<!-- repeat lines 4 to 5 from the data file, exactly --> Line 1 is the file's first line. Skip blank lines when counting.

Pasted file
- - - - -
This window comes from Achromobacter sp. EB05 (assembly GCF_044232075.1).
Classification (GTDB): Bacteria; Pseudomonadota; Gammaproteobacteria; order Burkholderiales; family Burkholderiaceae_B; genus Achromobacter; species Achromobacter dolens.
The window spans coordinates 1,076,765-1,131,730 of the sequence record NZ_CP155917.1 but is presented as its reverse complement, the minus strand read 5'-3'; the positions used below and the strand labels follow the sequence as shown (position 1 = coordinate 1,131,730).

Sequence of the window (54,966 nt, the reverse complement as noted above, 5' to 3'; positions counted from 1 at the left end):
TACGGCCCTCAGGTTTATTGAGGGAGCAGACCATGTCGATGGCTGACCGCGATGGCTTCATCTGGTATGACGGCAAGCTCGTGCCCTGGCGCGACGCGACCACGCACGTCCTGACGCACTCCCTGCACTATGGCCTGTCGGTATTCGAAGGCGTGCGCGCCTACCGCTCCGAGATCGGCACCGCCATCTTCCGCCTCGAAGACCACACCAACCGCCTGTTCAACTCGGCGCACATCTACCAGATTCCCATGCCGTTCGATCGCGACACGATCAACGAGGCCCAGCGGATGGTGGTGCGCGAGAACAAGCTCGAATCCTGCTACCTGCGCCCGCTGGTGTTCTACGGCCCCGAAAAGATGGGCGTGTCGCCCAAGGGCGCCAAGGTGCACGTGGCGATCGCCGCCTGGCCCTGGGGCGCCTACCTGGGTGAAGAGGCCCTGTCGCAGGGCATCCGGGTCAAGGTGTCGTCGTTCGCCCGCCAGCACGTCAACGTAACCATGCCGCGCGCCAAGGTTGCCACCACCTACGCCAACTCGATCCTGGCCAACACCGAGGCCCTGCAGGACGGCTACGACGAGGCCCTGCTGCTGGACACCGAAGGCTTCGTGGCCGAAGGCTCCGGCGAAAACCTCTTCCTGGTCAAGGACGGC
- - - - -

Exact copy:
Sequence of the window (54,966 nt, the reverse complement as noted above, 5' to 3'; positions counted from 1 at the left end):
TACGGCCCTCAGGTTTATTGAGGGAGCAGACCATGTCGATGGCTGACCGCGATGGCTTCATCTGGTATGACGGCAAGCTCGTGCCCTGGCGCGACGCGACCACGCACGTCCTGACGCACTCCCTGCACTATGGCCTGTCGGTATTCGAAGGCGTGCGCGCCTACCGCTCCGAGATCGGCACCGCCATCTTCCGCCTCGAAGACCACACCAACCGCCTGTTCAACTCGGCGCACATCTACCAGATTCCCATGCCGTTCGATCGCGACACGATCAACGAGGCCCAGCGGATGGTGGTGCGCGAGAACAAGCTCGAATCCTGCTACCTGCGCCCGCTGGTGTTCTACGGCCCCGAAAAGATGGGCGTGTCGCCCAAGGGCGCCAAGGTGCACGTGGCGATCGCCGCCTGGCCCTGGGGCGCCTACCTGGGTGAAGAGGCCCTGTCGCAGGGCATCCGGGTCAAGGTGTCGTCGTTCGCCCGCCAGCACGTCAACGTAACCATGCCGCGCGCCAAGGTTGCCACCACCTACGCCAACTCGATCCTGGCCAACACCGAGGCCCTGCAGGACGGCTACGACGAGGCCCTGCTGCTGGACACCGAAGGCTTCGTGGCCGAAGGCTCCGGCGAAAACCTCTTCCTGGTCAAGGACGGC